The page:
Chronic pain is a widespread, incapacitating and expensive condition. In the United States alone, an estimated 126 million adults reported some type of pain in the previous three months, with 25.3 million adults (11.2%) reporting daily (chronic) pain and 23.4 million (10.3%) describing intense pain.1 Chronic pain costs the United States an estimated $560 to $635 billion annually.1
The increasing prevalence of the link between chronic pain and opioid abuse has been described as an epidemic. In 2015, there were 33,091 deaths involving unintentional opioid overdose. Most of these individuals were first exposed to an opioid for the treatment of acute or chronic pain.2
A high proportion of primary care visits involve, at least in part, the management of chronic pain.3 Low back pain is the leading cause of years lived with disability both in the United States and globally and accounts for one-third of all work loss. Of the top nine leading causes of disability, four are musculoskeletal, in low back pain, neck pain, osteoarthritis and migraine headaches.4
If there is one big idea that we can all agree on, based on this information, it’s that the treatment of pain in the past was not as effective as we thought, and we need innovative treatment strategies moving forward. The complexity of pain needs a multidimensional approach. Addressing hidden drivers of inflammation such as stress, a damaged gastrointestinal tract and obesity are just a few examples5-7 of targets that are modifiable via nutritional therapy and can result in decreased systemic inflammation—the culprit in many painful chronic conditions.
An 82-year-old male presents with severe pain in both anterior-lateral thighs and lateral shoulders, rated at 7/10 on the Visual Analogue Scale (VAS). He reports that the pain is constant and only mild relief is found with over-the-counter (OTC) non-steroidal anti-inflammatory drugs (NSAIDs) and gabapentin. The patient is severely limited in most of his very basic activities of daily living (ADLs) and is unable to walk without a cane or walker. Even with assistance, he must stop every 20 yards to catch his breath and regain his balance. His balance issues are compounded by severe peripheral neuropathy in his legs for which he was diagnosed by his primary care physician about six years ago. He reports intense brain fog and forgetfulness; he can drive a car but avoids it because doing so makes him very nervous. The patient has multiple co-morbidities and was diagnosed with hypercholesterolemia 25 years ago and put on a statin medication. About a decade later, he was diagnosed with type 2 diabetes and put on metformin and has since added an insulin drug as well. Although he followed medication directions, his diabetes progressed, his hemoglobin A1c (HbA1c) rose to above 9 and he was put on 50 units of insulin per day. His pain, which began mildly as aches in his legs about 15 years ago, grew into inexorable pain in his legs and shoulders over the next six years. He was prescribed NSAIDs and gabapentin, which did provide mild relief. He also noticed that his dizziness and loss of balance became more severe as his condition progressed.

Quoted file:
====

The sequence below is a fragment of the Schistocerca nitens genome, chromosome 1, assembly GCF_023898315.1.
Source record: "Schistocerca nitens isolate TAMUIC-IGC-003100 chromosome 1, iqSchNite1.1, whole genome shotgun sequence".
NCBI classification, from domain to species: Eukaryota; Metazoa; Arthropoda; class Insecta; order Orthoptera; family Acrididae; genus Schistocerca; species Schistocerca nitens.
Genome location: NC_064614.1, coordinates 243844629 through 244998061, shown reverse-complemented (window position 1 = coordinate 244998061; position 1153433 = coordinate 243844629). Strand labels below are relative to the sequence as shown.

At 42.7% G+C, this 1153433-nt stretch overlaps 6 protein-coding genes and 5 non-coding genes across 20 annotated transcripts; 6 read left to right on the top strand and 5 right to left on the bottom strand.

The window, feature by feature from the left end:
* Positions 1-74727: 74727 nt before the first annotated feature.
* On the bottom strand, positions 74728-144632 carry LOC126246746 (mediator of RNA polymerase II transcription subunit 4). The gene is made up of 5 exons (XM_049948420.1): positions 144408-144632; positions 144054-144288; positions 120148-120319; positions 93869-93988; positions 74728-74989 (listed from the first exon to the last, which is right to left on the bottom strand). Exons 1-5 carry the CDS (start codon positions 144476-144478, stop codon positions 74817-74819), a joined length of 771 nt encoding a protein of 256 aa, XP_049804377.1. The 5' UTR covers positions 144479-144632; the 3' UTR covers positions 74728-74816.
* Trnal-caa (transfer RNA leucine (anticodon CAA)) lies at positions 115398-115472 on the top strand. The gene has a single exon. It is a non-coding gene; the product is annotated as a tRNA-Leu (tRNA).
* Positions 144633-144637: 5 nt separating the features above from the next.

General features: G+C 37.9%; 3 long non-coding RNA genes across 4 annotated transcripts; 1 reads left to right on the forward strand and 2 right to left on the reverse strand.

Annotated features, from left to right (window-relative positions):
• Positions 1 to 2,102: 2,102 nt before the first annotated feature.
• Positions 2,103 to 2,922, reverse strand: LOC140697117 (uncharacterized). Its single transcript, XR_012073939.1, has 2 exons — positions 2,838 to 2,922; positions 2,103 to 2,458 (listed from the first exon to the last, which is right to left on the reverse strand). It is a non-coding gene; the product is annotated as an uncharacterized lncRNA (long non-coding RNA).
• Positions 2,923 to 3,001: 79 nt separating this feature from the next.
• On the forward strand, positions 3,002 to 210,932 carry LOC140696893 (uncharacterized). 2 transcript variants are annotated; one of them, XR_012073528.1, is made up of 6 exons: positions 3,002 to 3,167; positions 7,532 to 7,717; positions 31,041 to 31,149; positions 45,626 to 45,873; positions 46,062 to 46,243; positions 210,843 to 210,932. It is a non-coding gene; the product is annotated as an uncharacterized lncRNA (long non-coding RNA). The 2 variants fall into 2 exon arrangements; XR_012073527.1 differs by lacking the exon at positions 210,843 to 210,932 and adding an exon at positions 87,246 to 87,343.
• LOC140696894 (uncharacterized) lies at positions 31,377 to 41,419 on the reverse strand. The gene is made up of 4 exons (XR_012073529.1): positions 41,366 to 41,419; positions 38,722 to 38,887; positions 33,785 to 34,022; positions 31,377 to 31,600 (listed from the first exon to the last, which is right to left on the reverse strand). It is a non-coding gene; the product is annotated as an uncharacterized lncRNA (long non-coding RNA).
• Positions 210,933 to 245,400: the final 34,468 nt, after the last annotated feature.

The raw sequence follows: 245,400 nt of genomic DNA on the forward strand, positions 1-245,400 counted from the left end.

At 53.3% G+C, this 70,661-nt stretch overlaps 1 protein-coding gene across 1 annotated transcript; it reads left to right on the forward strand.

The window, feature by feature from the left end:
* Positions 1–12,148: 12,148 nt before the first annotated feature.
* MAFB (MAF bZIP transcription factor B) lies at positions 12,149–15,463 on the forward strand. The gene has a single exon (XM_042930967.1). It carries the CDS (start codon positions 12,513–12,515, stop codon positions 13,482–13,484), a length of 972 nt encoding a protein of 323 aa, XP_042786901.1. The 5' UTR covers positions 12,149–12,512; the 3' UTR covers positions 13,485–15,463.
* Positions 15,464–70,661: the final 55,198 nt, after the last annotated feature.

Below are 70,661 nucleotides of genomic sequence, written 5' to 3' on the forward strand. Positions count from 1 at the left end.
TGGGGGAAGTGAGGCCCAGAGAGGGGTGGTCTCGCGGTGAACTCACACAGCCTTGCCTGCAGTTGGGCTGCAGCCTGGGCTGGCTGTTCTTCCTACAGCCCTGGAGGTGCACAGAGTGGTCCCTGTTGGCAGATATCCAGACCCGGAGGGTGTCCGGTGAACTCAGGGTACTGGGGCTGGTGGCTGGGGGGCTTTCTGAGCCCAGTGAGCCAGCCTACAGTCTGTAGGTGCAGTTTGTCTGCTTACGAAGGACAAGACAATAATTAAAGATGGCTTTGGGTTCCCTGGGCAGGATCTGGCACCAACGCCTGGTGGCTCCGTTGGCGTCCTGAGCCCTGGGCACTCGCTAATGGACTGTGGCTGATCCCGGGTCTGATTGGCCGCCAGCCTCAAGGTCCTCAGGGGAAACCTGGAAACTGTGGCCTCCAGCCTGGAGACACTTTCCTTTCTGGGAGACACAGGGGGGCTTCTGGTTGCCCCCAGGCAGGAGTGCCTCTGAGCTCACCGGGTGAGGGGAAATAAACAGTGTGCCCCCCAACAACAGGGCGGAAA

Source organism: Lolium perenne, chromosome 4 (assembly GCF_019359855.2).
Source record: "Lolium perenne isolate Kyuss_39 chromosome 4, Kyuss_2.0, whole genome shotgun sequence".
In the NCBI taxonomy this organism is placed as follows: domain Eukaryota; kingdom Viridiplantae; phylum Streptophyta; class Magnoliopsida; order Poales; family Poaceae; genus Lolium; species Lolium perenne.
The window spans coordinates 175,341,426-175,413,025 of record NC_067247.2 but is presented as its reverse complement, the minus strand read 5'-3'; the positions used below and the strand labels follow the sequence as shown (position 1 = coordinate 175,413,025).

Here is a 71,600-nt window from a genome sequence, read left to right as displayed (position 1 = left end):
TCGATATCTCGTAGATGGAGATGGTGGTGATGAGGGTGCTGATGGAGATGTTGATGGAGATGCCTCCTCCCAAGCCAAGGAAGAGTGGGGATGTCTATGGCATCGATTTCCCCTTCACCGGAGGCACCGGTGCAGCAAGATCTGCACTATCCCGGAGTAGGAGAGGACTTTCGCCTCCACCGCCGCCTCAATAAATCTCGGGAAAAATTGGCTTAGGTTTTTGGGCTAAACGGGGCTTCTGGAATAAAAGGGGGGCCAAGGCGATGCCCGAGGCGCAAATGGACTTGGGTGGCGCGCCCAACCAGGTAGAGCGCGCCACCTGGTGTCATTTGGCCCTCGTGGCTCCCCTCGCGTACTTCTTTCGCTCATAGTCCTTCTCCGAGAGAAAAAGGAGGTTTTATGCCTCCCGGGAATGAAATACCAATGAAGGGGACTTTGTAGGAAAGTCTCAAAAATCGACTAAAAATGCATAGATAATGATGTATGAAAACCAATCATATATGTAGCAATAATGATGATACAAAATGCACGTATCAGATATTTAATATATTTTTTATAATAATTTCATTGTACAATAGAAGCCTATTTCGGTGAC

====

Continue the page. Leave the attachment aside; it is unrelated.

Treatment and Outcome
The patient was given a treatment plan that included chiropractic adjustments, exercise rehabilitation exercises and a walking and biking plan for the next three months. He was also prescribed a time-restricted Paleo diet, which he followed strictly for three months. He met with a health coach on a weekly basis for accountability. Finally, the patient was also prescribed a broad-spectrum nutraceutical regimen that targeted the pleotropic causes of metabolic dysfunction, inflammation and filled his drug-induced nutrient depletions.
The results were improved metabolic labs in decreased A1c, LDL cholesterol, fasting blood sugar and weight loss of over 30 lbs. The patient was able to lower his statin medication and discontinue his insulin.
The factors leading to diabetic neuropathy are not completely elucidated, and although multiple hypotheses are being explored, there are still a lot of unknowns. We do know that the development of neuropathy is a multifactorial process that depends on impaired glucose tolerance, mitochondrial function of sensory neurons in the dorsal root ganglion, inflammatory cytokine levels, overall oxidative stress burden, genetics, lipid levels, blood pressure, smoking and alcohol use, and exposure to toxins.8,9 Newer research is also pointing to possible autoimmune and vascular injury mechanisms, and we are finding key differences between type 1 (poor glycemic control and loss of nerve conduction) and type 2 (more changes in lipid metabolism) diabetic neuropathies.10,11